But the project still needs county board of supervisors approval and -- the real challenge -- to scrape together $30 million for construction.
The project has about $10 million committed to it, and authority board member Sam Pedroza said at last week's meeting that fundraising difficulties could derail the project. Of course, he said the same thing to the Los Angeles Times a year and a half ago when the authority had raised only -- $10 million.
"Was the center planned to be built 'regardless' of what the actual citizens in the region want? Was the request for public comment simply (and cynically) an effort to make people believe they actually have a say-so about such things?"If you're interested in a recap of the meeting at which this took place, please see the Pasadena Star-News story, "Officials OK new river center at Whittier Narrows site."
The story gives a good sense of the opposition that was expressed at the Jan. 21 meeting, but it doesn't place it into the context of the opposition that's been building for some time. (Have a look at the reader comments for an idea of the growing anger over the waste of the public's money.)
If you take last week's meeting and the public hearings on the project's draft environmental impact report last summer, this is who you see lining up against the project:
- Numerous residents of the local communities that are the ostensible beneficiaries of the project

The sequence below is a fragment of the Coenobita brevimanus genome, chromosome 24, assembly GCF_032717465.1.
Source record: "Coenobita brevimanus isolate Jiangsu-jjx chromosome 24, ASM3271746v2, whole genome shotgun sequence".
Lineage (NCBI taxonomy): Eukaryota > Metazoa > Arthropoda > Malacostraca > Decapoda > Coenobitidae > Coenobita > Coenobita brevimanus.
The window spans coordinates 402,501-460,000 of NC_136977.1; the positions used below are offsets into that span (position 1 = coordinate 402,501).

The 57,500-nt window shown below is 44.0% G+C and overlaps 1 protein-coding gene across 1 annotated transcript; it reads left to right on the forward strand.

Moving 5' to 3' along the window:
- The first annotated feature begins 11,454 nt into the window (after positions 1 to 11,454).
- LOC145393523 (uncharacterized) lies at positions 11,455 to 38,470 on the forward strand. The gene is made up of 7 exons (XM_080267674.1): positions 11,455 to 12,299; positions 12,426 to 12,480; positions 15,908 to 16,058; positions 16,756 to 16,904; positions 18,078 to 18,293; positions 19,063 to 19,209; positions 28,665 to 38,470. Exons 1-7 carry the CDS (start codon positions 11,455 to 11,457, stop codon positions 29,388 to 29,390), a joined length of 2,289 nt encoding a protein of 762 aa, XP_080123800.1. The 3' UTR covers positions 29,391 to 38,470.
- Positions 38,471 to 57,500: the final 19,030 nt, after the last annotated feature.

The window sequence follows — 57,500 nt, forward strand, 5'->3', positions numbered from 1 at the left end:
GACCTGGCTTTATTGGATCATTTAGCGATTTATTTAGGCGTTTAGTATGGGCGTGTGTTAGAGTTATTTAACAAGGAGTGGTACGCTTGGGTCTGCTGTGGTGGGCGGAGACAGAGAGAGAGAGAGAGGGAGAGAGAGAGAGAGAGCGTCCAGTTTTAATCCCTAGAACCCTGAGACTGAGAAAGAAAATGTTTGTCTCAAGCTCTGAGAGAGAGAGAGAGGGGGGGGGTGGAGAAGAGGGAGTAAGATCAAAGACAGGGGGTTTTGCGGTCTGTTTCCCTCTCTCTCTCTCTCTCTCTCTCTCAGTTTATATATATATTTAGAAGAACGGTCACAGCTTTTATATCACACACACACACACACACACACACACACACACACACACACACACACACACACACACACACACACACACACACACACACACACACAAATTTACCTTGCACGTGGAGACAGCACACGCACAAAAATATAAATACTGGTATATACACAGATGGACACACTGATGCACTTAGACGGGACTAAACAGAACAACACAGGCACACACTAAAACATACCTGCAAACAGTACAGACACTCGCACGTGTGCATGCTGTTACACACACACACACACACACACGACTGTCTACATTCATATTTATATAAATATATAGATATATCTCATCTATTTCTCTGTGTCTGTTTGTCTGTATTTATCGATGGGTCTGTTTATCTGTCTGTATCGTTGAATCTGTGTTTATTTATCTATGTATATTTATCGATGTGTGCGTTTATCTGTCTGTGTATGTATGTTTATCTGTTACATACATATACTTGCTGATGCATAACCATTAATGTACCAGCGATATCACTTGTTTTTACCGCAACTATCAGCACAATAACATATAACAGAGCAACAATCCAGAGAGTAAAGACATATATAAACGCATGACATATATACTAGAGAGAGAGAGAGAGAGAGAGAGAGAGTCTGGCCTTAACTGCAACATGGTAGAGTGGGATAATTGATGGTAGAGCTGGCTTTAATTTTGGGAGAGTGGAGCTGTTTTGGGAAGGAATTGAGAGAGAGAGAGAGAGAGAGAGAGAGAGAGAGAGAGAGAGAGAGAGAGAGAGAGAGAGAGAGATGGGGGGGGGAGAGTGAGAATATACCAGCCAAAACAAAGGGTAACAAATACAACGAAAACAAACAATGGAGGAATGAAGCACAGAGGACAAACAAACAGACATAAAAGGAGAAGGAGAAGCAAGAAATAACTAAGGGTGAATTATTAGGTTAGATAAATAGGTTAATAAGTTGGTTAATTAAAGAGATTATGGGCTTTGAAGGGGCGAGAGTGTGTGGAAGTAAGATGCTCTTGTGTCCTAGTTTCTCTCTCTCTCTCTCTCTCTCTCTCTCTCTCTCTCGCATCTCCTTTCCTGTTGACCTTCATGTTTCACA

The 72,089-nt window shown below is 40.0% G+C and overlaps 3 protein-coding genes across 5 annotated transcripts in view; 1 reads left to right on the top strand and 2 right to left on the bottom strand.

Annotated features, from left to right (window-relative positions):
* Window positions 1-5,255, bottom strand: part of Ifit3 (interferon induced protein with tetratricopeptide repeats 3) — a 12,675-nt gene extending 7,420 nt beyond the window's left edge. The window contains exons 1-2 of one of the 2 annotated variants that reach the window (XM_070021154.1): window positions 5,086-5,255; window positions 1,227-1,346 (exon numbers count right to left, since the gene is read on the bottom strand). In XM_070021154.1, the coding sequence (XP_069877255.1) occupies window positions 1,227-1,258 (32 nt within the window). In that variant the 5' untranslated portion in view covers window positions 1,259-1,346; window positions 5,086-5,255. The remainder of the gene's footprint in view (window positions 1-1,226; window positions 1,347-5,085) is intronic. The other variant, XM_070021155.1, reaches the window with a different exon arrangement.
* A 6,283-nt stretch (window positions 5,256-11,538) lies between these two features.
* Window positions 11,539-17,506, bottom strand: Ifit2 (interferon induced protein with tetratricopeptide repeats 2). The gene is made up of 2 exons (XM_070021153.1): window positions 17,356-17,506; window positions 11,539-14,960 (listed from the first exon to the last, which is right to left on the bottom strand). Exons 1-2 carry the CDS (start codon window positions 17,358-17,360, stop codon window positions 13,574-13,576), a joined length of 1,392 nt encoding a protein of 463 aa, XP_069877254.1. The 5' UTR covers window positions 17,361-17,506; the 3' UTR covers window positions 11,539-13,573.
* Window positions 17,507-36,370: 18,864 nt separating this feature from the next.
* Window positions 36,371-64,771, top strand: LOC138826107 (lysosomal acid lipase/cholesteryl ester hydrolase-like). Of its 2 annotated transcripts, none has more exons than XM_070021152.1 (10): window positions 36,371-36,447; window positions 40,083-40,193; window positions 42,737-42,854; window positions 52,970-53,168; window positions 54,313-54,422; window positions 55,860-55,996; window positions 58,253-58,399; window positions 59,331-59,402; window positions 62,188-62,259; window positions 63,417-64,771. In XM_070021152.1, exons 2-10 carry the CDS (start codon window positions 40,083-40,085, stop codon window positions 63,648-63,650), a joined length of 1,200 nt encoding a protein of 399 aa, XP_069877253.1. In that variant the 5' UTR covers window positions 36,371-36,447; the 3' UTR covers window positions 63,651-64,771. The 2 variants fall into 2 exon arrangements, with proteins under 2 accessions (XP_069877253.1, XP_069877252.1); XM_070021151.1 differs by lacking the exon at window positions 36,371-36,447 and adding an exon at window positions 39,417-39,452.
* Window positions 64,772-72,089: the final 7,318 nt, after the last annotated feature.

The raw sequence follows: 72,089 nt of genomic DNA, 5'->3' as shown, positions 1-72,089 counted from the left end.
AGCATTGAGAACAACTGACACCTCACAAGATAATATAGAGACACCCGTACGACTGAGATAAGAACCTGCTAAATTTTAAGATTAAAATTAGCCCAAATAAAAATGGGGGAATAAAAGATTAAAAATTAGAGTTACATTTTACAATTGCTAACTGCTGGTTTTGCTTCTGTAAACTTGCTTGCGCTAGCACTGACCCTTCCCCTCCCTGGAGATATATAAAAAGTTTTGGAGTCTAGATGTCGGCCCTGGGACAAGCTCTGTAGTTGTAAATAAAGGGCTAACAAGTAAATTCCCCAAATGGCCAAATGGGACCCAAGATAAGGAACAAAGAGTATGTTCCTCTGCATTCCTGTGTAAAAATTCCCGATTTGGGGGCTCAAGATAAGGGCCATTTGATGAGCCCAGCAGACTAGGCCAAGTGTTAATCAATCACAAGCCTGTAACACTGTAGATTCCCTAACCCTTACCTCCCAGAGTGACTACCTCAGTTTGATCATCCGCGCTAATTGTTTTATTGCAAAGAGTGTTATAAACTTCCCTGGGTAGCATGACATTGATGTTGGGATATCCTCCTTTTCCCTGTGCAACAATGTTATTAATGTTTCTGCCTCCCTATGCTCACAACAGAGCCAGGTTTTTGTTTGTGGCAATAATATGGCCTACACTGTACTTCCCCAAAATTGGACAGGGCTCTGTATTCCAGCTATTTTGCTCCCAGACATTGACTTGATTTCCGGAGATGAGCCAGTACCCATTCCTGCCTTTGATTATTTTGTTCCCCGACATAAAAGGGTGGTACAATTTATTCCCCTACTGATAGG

- Local members of environmental organizations such as the Sierra Club and Aububon Society
- Latinos ranging from high school and college students to professionals and retirees
- Numerous educators, including a past vice-president of Rio Hondo College
But who supports the project? you ask. A very small, very narrow slice of society, to judge from the handful of voices speaking in favor of the project at the same hearings and meeting. And few, if any, of these drawn from the communities of the Whittier Narrows area.
But none of this seems to matter to the RMC and the water districts that apparently can't wait to take advantage of the marketing and meeting-space opportunities the outsized building promises.
It makes one wonder if the environmental review process was undertaken in good faith, or as one observer of this matter asked: "Was the center planned to be built 'regardless' of what the actual citizens in the region want? Was the request for public comment simply (and cynically) an effort to make people believe they actually have a say-so about such things?"
The project must be serving someone's interests. But whoever that someone is, it's clearly not the community.